Persistent Multi-Word Compare-and-Swap (PMwCAS) for NVRAM
PMwCAS is a library that allows atomically changing multiple 8-byte words on non-volatile memory in a lock-free manner. It allows developers to easily build lock-free data structures for non-volatile memory and requires no custom recovery logic from the application. More details are described in the following slide deck, full paper and extended abstract:
Easy Lock-Free Indexing in Non-Volatile Memory. Tianzheng Wang, Justin Levandoski and Paul Larson. ICDE 2018.
Easy Lock-Free Programming in Non-Volatile Memory. Tianzheng Wang, Justin Levandoski and Paul Larson. NVMW 2019. Finalist for Memorable Paper Award.
Environment and Variants
The current code supports both Windows (CMake + Visual Studio) and Linux (CMake + gcc/clang) and four variants with different persistence modes:
- Persistence using Intel PMDK
- Persistence by emulation with DRAM
- Volatile (no persistence support)
- Volatile with Intel TSX (using hardware transaction memory to install descriptors, for
A persistence mode must be specified at build time through the
PMEM_BACKEND option in CMake (default PMDK). See below for how to pass this option to CMake.
Build (for Linux)
Suppose we build in a separate directory "build" under the source directory.
We need to clone the repository with
--recursive to enable google test build.
To build PMwCAS without TSX:
$ mkdir build $ cd build $ cmake -DPMEM_BACKEND=[PMDK/Volatile/Emu] -DCMAKE_BUILD_TYPE=[Debug/Release/RelWithDebInfo] .. $ make -jN
To build a volatile PMwCAS variant that uses TSX to install descriptor pointers:
$ mkdir build $ cd build $ cmake -DPMEM_BACKEND=Volatile -DWITH_RTM=1 -DCMAKE_BUILD_TYPE=[Debug/Release/RelWithDebInfo] .. $ make -jN
By default each descriptor can hold up to four words. This can be adjusted at compile-time by specifying the
DESC_CAP parameter to CMake, for example the following will allow up to 8 words per descriptor:
$ cmake -DDESC_CAP=8 -DPMEM_BACKEND=Volatile -DWITH_RTM=1 -DCMAKE_BUILD_TYPE=[Debug/Release/RelWithDebInfo] ..
Huge pages and memlock limits (for Linux)
Under Linux the
emu variants use a simple thread-local allocator that uses huge pages. Make sure the system has enough huge pages:
sudo sh -c 'echo [x pages] > /proc/sys/vm/nr_hugepages'
By default the allocator needs ~10GB per socket, defined by
kNumaMemorySize in src/environment/environment_linux.h.
mwcas_shm_server (see below) requires a proper value for memlock limits. Add the following to
/etc/security/limits.conf (replace "[user]" with your login) to make it unlimited (need re-login to apply):
[user] soft memlock unlimited [user] hard memlock unlimited
To build on Windows (to be tested for PMDK):
$ md build $ cd build $ cmake -G [generator] ..
[generator] should match the version of Visual Studio installed and specify
Visual Studio 14 2015 Win64. Use
cmake -G to get a full list.
Then either opening and building pmwcas.sln in Visual Studio, or use:
$ msbuild pmwcas.sln /p:Configuration=[Release/Debug]
For runs without real NVRAM device (e.g., NVDIMM or Intel 3D-XPoint), we provide a shared-memory interface for emulation.
The basic idea is to start a dedicated process which creates a shared memory segment for the application (another process) to attach to, so that data will remain intact when the application crashes (the dedicated shared memory process is alive).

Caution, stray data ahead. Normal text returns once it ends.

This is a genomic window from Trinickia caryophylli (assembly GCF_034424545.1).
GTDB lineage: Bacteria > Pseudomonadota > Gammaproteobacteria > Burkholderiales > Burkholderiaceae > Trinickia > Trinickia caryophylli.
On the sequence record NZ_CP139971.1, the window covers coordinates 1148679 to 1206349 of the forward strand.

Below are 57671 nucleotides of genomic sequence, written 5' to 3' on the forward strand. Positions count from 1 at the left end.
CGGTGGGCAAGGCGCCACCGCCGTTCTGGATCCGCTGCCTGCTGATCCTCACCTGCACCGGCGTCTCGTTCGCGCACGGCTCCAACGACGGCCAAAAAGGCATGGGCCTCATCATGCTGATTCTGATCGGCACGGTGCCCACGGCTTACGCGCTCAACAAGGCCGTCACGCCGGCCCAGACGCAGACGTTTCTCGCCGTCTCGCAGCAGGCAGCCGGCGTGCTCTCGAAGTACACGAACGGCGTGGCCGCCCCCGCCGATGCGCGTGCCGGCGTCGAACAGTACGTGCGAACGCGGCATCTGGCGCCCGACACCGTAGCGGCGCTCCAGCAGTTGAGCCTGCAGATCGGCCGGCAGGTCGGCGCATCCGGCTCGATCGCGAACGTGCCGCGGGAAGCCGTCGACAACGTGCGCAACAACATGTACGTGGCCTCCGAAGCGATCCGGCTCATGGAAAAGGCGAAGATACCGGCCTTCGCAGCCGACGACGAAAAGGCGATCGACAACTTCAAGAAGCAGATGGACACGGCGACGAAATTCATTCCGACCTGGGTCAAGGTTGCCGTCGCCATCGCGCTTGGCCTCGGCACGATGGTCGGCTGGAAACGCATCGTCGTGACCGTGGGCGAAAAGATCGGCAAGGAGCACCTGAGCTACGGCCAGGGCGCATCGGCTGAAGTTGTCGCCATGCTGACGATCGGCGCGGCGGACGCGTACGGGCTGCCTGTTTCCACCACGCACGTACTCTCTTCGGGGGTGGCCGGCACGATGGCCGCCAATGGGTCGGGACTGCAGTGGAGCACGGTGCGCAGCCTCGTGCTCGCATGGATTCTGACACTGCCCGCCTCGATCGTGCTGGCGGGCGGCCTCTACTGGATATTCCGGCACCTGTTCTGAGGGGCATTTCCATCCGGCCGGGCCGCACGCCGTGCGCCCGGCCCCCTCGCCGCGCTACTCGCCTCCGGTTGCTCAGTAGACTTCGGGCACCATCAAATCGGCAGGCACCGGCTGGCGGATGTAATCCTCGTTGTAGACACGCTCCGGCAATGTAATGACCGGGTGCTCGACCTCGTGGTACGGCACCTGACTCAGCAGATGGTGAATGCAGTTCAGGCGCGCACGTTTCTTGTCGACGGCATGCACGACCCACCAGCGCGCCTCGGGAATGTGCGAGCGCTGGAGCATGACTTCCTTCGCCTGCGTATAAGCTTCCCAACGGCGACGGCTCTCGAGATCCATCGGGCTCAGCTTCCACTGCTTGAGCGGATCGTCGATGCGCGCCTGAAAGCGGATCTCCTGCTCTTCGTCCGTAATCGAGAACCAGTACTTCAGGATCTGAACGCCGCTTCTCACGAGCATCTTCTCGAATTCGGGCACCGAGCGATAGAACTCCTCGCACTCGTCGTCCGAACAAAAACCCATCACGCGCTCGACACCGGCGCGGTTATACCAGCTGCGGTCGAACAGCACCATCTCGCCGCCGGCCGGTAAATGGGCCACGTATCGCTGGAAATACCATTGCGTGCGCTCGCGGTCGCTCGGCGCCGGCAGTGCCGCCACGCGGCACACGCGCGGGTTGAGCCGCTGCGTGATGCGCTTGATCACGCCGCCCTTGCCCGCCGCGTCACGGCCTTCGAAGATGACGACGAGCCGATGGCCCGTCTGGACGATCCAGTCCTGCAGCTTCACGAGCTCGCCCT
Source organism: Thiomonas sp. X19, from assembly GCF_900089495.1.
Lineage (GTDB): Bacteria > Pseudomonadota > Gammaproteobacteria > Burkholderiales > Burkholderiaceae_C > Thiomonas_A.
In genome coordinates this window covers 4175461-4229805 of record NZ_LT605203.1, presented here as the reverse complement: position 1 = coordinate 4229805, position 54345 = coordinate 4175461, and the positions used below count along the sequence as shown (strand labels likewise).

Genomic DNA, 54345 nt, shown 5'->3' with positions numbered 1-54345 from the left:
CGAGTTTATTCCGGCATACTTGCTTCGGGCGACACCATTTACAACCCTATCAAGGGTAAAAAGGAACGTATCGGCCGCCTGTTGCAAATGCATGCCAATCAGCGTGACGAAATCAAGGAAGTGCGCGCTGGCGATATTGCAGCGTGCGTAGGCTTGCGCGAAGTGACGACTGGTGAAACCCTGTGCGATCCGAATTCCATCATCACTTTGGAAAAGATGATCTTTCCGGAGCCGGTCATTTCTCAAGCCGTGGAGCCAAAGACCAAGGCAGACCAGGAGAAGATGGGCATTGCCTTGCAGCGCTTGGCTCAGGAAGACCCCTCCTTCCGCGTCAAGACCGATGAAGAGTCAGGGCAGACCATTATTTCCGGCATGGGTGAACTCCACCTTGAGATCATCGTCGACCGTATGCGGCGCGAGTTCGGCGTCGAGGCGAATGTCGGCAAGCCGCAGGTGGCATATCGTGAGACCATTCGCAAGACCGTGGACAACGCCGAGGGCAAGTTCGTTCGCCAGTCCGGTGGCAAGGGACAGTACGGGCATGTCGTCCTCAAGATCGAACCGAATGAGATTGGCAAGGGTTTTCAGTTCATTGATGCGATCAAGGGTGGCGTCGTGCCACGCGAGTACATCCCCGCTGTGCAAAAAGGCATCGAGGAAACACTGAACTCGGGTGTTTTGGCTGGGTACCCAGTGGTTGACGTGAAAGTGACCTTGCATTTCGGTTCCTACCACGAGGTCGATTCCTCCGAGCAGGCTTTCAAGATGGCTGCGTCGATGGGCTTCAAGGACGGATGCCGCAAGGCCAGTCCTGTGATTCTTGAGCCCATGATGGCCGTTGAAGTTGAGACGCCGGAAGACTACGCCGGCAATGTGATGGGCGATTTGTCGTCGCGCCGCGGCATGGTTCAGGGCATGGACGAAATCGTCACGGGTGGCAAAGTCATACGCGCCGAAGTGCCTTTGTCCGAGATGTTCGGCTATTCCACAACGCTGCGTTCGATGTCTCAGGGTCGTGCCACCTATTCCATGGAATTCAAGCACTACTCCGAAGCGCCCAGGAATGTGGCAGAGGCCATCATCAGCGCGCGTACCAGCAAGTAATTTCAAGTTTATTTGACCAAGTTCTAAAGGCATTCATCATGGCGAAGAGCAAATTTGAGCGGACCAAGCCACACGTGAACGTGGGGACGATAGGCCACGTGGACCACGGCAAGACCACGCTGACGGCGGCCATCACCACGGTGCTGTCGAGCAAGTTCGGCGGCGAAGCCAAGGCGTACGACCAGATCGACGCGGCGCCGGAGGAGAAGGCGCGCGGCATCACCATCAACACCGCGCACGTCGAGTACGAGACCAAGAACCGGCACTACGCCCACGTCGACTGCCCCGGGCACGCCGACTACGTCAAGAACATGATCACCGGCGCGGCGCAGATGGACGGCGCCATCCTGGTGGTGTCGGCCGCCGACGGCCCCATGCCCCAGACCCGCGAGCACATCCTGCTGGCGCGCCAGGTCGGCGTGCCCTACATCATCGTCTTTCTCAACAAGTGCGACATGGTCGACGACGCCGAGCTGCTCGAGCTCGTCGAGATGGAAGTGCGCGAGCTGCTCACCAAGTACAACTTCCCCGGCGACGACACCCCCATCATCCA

The shared memory process is implemented in src/benchmarks/mwcas_shm_server.cc. It needs to start before the application.
The central concept of PMwCAS is desrciptors. The typical steps to change multiple 8-byte words are:
- Allocate a descriptor;
- Fill in the descriptor with the expected and new values of each target word;
- Issue the PMwCAS command to actually conduct the operation.
The target words often are pointers to dynamically allocated memory blocks. PMwCAS allows transparent handling of dynamically allocated memory depending on user-specified policy. For example, one can specify to allocate a memory block and use it as the 'new value' of a target word, and specify that this memory block be deallocated if the PMwCAS failed.
See APIs.md for a list of useful APIs and memory related polices and examples.
It is important to note that PMwCAS uses C++11 thread_local variables which must be reset if the descriptor pool is destructed and/or a thread is (in rare cases) re-purposed to use a different descriptor pool later. The library provides a
Thread abstraction that extends
std::thread for this purpose. The user application is expected to use the
Thread class whenever
std::thread is needed.
Thread has the exactly same APIs as
std::thread with an overloaded join() interface that clears its own thread-local variables upon exit. The
Thread class also provides a static
ClearRegistry() function that allows the user application to clear all thread local variables. All the user application needs is to invoke this function upon changing/destroying a descriptor pool.
For example, the below pattern is often used in our test cases:
DescriptorPool pool_1 = new DescriptorPool(...); // Create a descriptor pool ... use pool_1 ... delete pool_1; Thread::ClearRegistry(); // Reset the TLS variables, after this it is safe to use another pool DescriptorPool *pool_2 = new DescriptorPool(...); ... use pool_2 ... Thread::ClearRegistry();
To use PMwCAS, simply link the built library with your application. See the ICDE paper for a complete list of APIs. The project provides two examples:
This benchmark atomically changes a random number of entries in a fixed-sized array (code in src/benchmarks/mwcas_benchmark.cc).
A sample 10-second, 2-thread, 100-entry array run that changes four words:
$ mwcas_shm_server -shm_segment "mwcas" # start the shared memory process $ mwcas_benchmark -shm_segment "mwcas" -threads 2 -seconds 10 -array_size 100 -word_count 4
See the source file for a complete list of parameters.
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Licensed under the MIT License.